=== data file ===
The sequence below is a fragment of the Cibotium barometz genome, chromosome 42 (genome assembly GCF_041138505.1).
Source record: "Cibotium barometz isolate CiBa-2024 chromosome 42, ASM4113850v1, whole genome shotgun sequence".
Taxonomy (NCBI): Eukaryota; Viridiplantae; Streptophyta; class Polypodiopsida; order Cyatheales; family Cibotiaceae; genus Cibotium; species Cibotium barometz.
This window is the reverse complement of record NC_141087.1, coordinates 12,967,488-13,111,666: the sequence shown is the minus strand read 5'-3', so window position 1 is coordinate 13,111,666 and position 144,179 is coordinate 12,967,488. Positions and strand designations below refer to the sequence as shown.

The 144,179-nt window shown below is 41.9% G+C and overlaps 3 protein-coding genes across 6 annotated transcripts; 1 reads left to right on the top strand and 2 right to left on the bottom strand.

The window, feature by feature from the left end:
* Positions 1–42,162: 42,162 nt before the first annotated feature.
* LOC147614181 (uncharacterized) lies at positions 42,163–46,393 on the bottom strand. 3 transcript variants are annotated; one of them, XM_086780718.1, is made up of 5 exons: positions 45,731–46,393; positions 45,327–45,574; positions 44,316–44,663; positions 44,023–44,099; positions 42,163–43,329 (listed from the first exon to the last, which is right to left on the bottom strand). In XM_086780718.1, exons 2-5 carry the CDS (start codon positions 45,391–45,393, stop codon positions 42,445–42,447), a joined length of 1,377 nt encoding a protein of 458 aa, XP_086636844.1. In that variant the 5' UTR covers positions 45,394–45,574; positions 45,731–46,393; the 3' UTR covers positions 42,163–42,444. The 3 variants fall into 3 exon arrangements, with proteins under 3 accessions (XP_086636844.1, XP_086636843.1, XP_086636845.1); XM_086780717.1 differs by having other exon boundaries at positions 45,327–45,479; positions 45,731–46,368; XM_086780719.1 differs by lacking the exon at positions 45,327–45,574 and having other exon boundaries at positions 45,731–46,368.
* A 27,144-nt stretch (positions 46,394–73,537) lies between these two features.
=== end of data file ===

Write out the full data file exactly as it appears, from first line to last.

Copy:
The sequence below is a fragment of the Cibotium barometz genome, chromosome 42 (genome assembly GCF_041138505.1).
Source record: "Cibotium barometz isolate CiBa-2024 chromosome 42, ASM4113850v1, whole genome shotgun sequence".
Taxonomy (NCBI): Eukaryota; Viridiplantae; Streptophyta; class Polypodiopsida; order Cyatheales; family Cibotiaceae; genus Cibotium; species Cibotium barometz.
This window is the reverse complement of record NC_141087.1, coordinates 12,967,488-13,111,666: the sequence shown is the minus strand read 5'-3', so window position 1 is coordinate 13,111,666 and position 144,179 is coordinate 12,967,488. Positions and strand designations below refer to the sequence as shown.

The 144,179-nt window shown below is 41.9% G+C and overlaps 3 protein-coding genes across 6 annotated transcripts; 1 reads left to right on the top strand and 2 right to left on the bottom strand.

The window, feature by feature from the left end:
* Positions 1–42,162: 42,162 nt before the first annotated feature.
* LOC147614181 (uncharacterized) lies at positions 42,163–46,393 on the bottom strand. 3 transcript variants are annotated; one of them, XM_086780718.1, is made up of 5 exons: positions 45,731–46,393; positions 45,327–45,574; positions 44,316–44,663; positions 44,023–44,099; positions 42,163–43,329 (listed from the first exon to the last, which is right to left on the bottom strand). In XM_086780718.1, exons 2-5 carry the CDS (start codon positions 45,391–45,393, stop codon positions 42,445–42,447), a joined length of 1,377 nt encoding a protein of 458 aa, XP_086636844.1. In that variant the 5' UTR covers positions 45,394–45,574; positions 45,731–46,393; the 3' UTR covers positions 42,163–42,444. The 3 variants fall into 3 exon arrangements, with proteins under 3 accessions (XP_086636844.1, XP_086636843.1, XP_086636845.1); XM_086780717.1 differs by having other exon boundaries at positions 45,327–45,479; positions 45,731–46,368; XM_086780719.1 differs by lacking the exon at positions 45,327–45,574 and having other exon boundaries at positions 45,731–46,368.
* A 27,144-nt stretch (positions 46,394–73,537) lies between these two features.